First Owners and Builders
The McNear Family
1886 – 1976
The McNear Building, home of McNear’s Saloon & Dining House and McNear’s Mystic Theatre is the legacy of the McNear family—a father and son team that towered over Petaluma for almost a century.
The McNears were as close as Petaluma would come to a dynasty. Businessmen, entrepreneurs, civic leaders and shrewd Yankee traders, John A. McNear and his son George P. are, by themselves, a history of Petaluma.
In 1856, just four years after a surveying team sketched out the Petaluma street pattern that exists to this day, John A. McNear came to Petaluma to seek his fortune. In ensuing years, it may have been said that instead, fortune sought him.
He started modestly, with a livery stable and a hay yard, but soon parlayed that into a shipping business. Petaluma, because of the river, was settled soon after the gold rush began.
Shipping begat more business ventures, such as shipbuilding, warehousing, banking and milling. And, for John A. McNear, the success of his enterprises led to civic involvement: bringing a railroad and electric lights to Petaluma, for example. He donated the land for Cypress Hill cemetery, and made numerous other contributions to the community.
John A. McNear, in 1876, needs a partner to operate his flour mill. He turned to George P., just two months shy of graduating from Petaluma High, who left school and joined his father.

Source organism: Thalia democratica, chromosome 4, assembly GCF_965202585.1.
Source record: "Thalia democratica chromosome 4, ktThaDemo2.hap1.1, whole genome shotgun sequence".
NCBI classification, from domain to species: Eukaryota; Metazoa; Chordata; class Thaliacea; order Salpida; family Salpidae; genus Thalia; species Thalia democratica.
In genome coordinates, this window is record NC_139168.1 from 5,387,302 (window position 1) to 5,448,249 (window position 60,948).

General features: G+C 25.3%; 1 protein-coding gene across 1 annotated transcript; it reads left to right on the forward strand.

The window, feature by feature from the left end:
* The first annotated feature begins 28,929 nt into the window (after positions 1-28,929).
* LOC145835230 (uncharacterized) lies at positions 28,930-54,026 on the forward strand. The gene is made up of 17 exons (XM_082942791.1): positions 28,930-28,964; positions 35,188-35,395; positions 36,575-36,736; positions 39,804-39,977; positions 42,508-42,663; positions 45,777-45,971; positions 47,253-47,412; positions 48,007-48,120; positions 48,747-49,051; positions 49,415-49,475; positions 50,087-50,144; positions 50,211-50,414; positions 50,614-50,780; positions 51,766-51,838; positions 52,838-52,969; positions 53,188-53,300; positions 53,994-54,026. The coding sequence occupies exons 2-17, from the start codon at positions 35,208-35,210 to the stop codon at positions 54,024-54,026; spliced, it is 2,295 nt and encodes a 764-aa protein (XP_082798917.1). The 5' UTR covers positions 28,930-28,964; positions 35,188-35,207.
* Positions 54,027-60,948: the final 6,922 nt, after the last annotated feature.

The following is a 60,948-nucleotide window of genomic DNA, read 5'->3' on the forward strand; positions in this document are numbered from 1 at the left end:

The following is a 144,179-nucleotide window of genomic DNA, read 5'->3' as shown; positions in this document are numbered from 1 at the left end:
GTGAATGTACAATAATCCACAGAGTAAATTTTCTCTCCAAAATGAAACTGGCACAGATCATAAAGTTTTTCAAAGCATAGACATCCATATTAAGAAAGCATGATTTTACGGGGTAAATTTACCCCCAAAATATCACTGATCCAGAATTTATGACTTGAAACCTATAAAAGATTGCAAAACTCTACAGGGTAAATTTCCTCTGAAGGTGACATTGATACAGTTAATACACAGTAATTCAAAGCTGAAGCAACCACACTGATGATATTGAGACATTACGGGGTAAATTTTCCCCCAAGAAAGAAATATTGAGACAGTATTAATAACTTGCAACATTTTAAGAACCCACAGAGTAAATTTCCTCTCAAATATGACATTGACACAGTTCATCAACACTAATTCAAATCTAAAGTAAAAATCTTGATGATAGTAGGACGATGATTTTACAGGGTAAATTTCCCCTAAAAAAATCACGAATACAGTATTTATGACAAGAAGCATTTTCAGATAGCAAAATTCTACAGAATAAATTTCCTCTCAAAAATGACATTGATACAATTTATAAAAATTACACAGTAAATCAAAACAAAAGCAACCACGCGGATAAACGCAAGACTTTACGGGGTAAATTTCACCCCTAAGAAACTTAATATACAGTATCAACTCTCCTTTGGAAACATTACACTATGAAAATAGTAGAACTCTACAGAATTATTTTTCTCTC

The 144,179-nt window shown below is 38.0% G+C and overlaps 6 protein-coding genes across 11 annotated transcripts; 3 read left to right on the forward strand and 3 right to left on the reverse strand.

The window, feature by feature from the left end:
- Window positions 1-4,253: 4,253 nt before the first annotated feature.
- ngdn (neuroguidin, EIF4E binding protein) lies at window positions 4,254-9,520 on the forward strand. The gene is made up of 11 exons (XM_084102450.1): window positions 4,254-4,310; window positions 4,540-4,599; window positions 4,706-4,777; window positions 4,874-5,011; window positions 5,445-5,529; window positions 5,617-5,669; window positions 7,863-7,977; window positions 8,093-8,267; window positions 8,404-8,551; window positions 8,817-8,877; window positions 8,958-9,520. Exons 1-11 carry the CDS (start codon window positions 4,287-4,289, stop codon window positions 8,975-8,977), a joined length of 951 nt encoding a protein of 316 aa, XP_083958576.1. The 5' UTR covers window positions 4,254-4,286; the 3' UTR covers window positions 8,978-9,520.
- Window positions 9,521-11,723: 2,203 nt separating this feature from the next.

Flourishing as they did, the McNears soon found they had embarked upon a major chapter of Petaluma history. A Canadian inventor, Lyman Byce, had perfected an incubator in a blacksmith shop across the street from the McNear mill. The McNears established him next door to McNear’s Feed & Seed, and the family financed other local families to go into the chicken business.
As Petaluma became the Egg Basket of the world, the McNear business empire continued to expand. The George P. McNear feed mill (today’s Great Petaluma Mill) succeeded the original mill.
In 1886, John McNear built the building that today houses McNear’s Saloon & Dining House. In 1911, the building next door was completed. Today the two buildings are known collectively as the McNear Building.
George made additional contributions to the community, donating land for McNear Park, McNear School, the Petaluma Golf & Country Club, the fire station at 2nd and D, and more. Murals displaying the family’s history are located on the wall as you enter the restaurant.
Second Owners and Renovators
The Historical Restoration & Development Company
1976 – to date
The buildings were purchased from Mrs. Pope, the daughter of John A. McNear, Jr. (George’s son), who opened and operated the original Mystic Theatre in 1911 and maintained an office in the McNear building.
At the time of purchase, a motorcycle shop occupied the space which McNear’s Saloon & Dining House now inhabits, and the theater, called the “State” and now renamed the “Mystic Theatre & Dance Hall,” was a pornographic theater. Two other businesses occupied the first floor of the McNear building and one office tenant, a lawyer, Emmitt Dado, had an office on the second floor. The rest of the building was empty and boarded up at the time of purchase. Today, the building provides shelter for fifty-five thriving small businesses.
The two McNear businesses (McNear’s Saloon & Dining House and McNear’s Mystic Theatre) are a collaboration of the building restorers and owners, Jeff and Nancy Harriman, the McNear building manager, Bente Niles, and a local, homegrown entrepreneur of Irish decent, Kenneth O’Donnell.
Their goal is to provide a community meeting , eating and entertaining spot for locals and fun-loving visitors to enjoy for years to come. And… in the McNear family tradition, put a little spare change in their pockets in the process. Thanks for your support!
Try the BBQ, obey the bartender, smile at your neighbor, and do not miss St. Patrick’s Day!
Remember, it’s a good life if you know when to weaken. Ireland forever!